Anesthesia Related Complications of Gastrointestinal Endoscopies; A Retrospective Descriptive Study in an Academic Center in Qom

Ahmad Hormati, Abolfazl Mohammadbeigi, Seyed Mojtaba Mousavi, Mohammad Saeidi, Hamed Shafiee, Reza Aminnejad



Gastrointestinal endoscopic procedures are widely used for diagnostic and therapeutic measures. Analgesia and sedation/anesthesia are inseparable parts of these studies and their related complications are inevitable.



In a retrograde descriptive study in Shahid Beheshti Hospital, affiliated to Qom University of Medical Sciences, Qom, Iran from March 2013 to March 2017, we gathered information regarding common anesthesia related complications and analyzed them.



44659 procedures were performed during the study period and records of 21342 men (47.79%) and 23317 women (52.21%) were evaluated. Hemodynamic instability (9998; 22.39%), dysrhythmia (1600; 3.58%), desaturation (608; 1.36%), prolonged apnea (34; 0.08%), aspiration (43; 0.10%), postoperative nausea and vomiting (PONV) (636; 1.42%), headache (106; 0.24%), delirium (51; 0.11%), aphasia (1; 0.00%), masseter muscle spasm (1; 0.01%), myocardial infarction (2; 0.00%), and death (5; 0.01%) were seen in the patients.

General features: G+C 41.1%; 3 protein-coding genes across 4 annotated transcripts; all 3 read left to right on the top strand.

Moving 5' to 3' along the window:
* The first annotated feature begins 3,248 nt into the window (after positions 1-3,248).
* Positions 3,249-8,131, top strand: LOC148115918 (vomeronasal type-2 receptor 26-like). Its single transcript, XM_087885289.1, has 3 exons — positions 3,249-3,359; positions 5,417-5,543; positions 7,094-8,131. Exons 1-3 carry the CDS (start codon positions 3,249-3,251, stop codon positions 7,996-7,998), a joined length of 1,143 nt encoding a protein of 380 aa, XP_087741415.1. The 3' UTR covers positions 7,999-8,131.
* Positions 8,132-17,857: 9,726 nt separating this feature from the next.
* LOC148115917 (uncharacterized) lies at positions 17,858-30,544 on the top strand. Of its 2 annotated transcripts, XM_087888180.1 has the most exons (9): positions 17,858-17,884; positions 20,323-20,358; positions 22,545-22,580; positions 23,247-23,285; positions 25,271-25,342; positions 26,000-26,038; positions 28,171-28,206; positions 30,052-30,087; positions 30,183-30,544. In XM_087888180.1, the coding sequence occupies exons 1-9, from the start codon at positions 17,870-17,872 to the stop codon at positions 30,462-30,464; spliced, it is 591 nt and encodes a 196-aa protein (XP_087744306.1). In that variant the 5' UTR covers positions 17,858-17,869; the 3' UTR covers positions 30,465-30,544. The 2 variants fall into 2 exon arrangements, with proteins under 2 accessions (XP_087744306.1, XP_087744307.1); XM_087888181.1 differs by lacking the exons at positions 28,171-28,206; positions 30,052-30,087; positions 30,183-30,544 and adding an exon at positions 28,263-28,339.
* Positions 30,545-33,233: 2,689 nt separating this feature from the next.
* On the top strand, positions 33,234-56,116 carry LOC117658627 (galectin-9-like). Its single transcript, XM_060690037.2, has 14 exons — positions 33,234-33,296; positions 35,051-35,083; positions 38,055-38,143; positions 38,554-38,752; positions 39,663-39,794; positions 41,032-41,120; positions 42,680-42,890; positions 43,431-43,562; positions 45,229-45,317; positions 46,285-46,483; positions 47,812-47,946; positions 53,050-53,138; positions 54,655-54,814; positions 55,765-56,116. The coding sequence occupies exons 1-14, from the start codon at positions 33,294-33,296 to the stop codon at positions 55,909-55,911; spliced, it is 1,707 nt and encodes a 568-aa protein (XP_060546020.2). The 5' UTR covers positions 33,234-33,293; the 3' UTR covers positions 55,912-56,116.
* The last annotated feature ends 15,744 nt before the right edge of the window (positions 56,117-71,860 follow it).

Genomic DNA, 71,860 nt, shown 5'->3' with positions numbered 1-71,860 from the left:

Sedation/anesthesia is enough safe in gastrointestinal endoscopic procedures to enhance the patients’ satisfaction and cooperation. If anesthesia with spontaneous breathing and unsecure airway is selected for this purpose, vigilance of anesthesia provider will be the key element of uneventful and safe procedure.



Analgesia, Anesthesia, Endoscopy, Sedation, Patient Safety, Patient Satisfaction

Full Text:


Creative Commons License
This work is licensed under a Creative Commons Attribution-NonCommercial 4.0 International License.